Will Kamala Harris Increase Turnout Among Black Voters?

Kamala Harris speaking with a voter
Senator Kamala Harris (CA), Democratic vice presidential nominee for the 2020 election.

Last Friday, Democratic vice presidential nominee Kamala Harris hosted a drive-in rally at Morehouse College, a historically Black school.

On Saturday, she visited Cleveland, where she gave a rousing shout-out to Rep. Marcia Fudge, D- Ohio, a former Congressional Black Caucus chair.

Sunday, she spoke at the service at the Triumph Church in a Detroit suburb. She also urged people to vote early in a video message just before the Soul of the Nation Gospel Concert.

Harris is pushing hard to get out the Black vote, and voters and analysts see evidence that the first woman of color on a major-party presidential ticket could make a difference in some of the nations’ most closely contested swing states.

The California senator, the daughter of Indian and Jamaican immigrants, campaigns before all sorts of constituencies. But she has been appearing frequently recently before groups of Black voters who say they appreciate the history they’re witnessing.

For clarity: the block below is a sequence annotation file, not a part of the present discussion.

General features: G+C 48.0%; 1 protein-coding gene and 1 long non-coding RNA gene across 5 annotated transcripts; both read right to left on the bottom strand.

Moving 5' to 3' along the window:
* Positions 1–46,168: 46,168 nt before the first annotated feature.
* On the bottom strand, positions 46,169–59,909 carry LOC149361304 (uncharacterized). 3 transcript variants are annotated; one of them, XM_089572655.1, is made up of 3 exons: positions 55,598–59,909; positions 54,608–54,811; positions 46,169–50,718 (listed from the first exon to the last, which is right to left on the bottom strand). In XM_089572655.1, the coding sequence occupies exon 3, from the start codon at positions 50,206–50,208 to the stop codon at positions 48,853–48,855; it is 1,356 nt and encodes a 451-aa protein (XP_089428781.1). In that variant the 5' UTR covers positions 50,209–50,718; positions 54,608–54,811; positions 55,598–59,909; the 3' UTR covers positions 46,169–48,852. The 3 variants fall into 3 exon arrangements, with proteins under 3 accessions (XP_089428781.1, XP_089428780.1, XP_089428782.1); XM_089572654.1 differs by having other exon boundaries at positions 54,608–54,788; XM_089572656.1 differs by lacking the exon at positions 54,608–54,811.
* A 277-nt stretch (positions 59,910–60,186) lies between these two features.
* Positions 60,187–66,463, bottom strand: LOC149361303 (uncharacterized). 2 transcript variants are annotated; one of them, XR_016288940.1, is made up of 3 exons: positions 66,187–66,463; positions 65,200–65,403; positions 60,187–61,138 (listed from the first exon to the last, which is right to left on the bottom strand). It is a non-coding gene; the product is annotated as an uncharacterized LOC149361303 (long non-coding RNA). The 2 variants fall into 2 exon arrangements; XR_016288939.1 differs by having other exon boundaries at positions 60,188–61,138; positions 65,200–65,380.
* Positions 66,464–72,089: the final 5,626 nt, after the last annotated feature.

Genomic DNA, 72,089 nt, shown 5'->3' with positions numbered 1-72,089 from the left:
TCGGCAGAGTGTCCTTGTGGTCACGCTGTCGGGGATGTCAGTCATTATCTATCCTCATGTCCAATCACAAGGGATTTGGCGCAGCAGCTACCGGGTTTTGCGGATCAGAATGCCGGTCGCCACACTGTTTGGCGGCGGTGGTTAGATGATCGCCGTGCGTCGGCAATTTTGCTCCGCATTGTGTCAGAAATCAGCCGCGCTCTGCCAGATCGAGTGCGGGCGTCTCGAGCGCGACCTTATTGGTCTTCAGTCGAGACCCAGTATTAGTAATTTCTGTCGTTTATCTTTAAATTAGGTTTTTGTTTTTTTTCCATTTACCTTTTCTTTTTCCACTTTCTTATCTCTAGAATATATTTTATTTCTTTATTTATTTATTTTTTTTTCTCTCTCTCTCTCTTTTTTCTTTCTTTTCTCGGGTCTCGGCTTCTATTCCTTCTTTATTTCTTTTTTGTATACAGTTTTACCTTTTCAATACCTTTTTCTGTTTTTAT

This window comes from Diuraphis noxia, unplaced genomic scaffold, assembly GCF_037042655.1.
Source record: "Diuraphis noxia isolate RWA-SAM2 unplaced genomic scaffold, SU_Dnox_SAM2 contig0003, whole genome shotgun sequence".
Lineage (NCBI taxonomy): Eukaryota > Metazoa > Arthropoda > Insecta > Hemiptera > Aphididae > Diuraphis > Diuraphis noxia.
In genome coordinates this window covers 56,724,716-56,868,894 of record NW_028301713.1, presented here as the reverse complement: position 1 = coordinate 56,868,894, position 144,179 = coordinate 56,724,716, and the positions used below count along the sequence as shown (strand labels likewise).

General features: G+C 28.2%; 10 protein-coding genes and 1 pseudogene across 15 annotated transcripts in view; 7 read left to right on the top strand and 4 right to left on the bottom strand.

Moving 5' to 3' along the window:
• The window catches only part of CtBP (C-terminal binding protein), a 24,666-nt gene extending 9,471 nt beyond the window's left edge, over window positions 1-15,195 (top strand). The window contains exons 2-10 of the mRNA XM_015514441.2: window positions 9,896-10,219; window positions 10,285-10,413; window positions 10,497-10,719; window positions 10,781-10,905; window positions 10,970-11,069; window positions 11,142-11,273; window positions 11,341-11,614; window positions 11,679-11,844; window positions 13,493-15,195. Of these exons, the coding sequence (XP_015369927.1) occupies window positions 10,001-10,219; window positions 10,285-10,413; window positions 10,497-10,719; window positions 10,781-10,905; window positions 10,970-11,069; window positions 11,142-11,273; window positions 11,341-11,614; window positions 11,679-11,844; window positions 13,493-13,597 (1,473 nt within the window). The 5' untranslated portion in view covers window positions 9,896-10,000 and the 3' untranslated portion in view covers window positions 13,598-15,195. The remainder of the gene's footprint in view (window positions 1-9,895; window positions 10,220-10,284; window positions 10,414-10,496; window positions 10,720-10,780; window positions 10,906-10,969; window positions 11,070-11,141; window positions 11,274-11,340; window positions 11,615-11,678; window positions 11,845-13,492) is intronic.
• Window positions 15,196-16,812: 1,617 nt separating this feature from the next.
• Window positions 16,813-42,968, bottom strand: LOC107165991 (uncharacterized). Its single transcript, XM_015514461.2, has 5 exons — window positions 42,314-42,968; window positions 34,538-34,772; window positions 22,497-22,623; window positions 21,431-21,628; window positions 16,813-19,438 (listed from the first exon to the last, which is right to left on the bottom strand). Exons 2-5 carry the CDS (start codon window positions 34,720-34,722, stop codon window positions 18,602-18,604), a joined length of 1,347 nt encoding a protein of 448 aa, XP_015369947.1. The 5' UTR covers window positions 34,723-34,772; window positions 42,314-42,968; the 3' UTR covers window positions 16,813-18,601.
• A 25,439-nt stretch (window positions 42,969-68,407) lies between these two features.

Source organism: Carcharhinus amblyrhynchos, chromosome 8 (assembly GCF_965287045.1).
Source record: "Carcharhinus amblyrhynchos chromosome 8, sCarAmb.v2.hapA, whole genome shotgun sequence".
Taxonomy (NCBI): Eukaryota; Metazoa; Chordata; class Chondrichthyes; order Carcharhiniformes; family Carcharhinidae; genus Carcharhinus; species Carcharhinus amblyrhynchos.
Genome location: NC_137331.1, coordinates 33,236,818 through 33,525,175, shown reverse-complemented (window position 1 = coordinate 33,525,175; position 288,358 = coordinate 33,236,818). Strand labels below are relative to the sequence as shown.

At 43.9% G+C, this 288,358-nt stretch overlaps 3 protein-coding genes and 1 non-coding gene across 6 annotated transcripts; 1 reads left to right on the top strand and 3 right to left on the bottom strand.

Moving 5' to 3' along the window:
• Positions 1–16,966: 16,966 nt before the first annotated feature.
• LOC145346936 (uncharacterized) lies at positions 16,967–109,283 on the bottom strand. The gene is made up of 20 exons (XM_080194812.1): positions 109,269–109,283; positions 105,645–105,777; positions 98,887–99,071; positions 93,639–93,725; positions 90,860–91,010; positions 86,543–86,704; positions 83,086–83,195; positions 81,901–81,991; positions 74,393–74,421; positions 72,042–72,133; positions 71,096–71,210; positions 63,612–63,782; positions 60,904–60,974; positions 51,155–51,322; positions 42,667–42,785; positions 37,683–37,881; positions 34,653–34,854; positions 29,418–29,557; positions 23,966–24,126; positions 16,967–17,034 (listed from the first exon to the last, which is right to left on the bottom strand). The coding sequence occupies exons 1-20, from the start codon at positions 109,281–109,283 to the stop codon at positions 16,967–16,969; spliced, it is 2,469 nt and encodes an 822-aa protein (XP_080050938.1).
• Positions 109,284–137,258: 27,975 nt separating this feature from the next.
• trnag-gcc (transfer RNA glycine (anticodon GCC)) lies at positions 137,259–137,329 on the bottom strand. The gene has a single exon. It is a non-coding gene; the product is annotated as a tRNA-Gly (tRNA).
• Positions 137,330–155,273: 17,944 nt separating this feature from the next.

“The opportunity that Black women, who are arguably the Democratic Party’s most loyal electorate, have had to see themselves reflected within Biden’s campaign is powerful,” said Rashad Robinson, president of Color of Change, an online organization that advocates for racial justice.

Having Harris as a vice presidential candidate “means a lot to us,” said A’Shanti Gholar, president of Emerge America, a Democratic women’s network.

Black turnout could be critical. Turnout spiked in 2008 and 2012, when Barack Obama ran for president, and then dropped significantly in 2016, according to U.S. Census Bureau data.

Higher turnout, particularly for Democrats, could make a difference in swing states.

One example is Georgia, where 30% of voters were Black in 2016, according to network exit polls.

This is an electorate motivated in several ways: a popular Black U.S. Senate candidate, often bitter disdain for President Donald Trump, and lingering anger over the 2018 gubernatorial election.

In that election, Stacey Abrams, the Black former Georgia House minority leader, narrowly lost to Gov. Brian Kemp. Abrams and her supporters had serious questions about how the election was run.

Harris adds a sense of history, particularly in a state where Blacks have long faced obstacles casting ballots.

“I do think that she’s getting a lot of Black voters out, a lot of Black female voters,” said Kenneth Sanders, 52, a retired transportation supervisor from Macon.

In 2016, Blacks went 89% to 9% for Democrat Hillary Clinton. Trump won whites 75% to 21%.

Biden got 89% of the Black vote in an Oct. 8 to 12 Quinnipiac University Georgia poll, but Trump sank to 3%. Biden’s overall lead was 51% to 44%.

Several factors are at work, said Chris Grant, chairman of the political science department at Mercer University in Macon.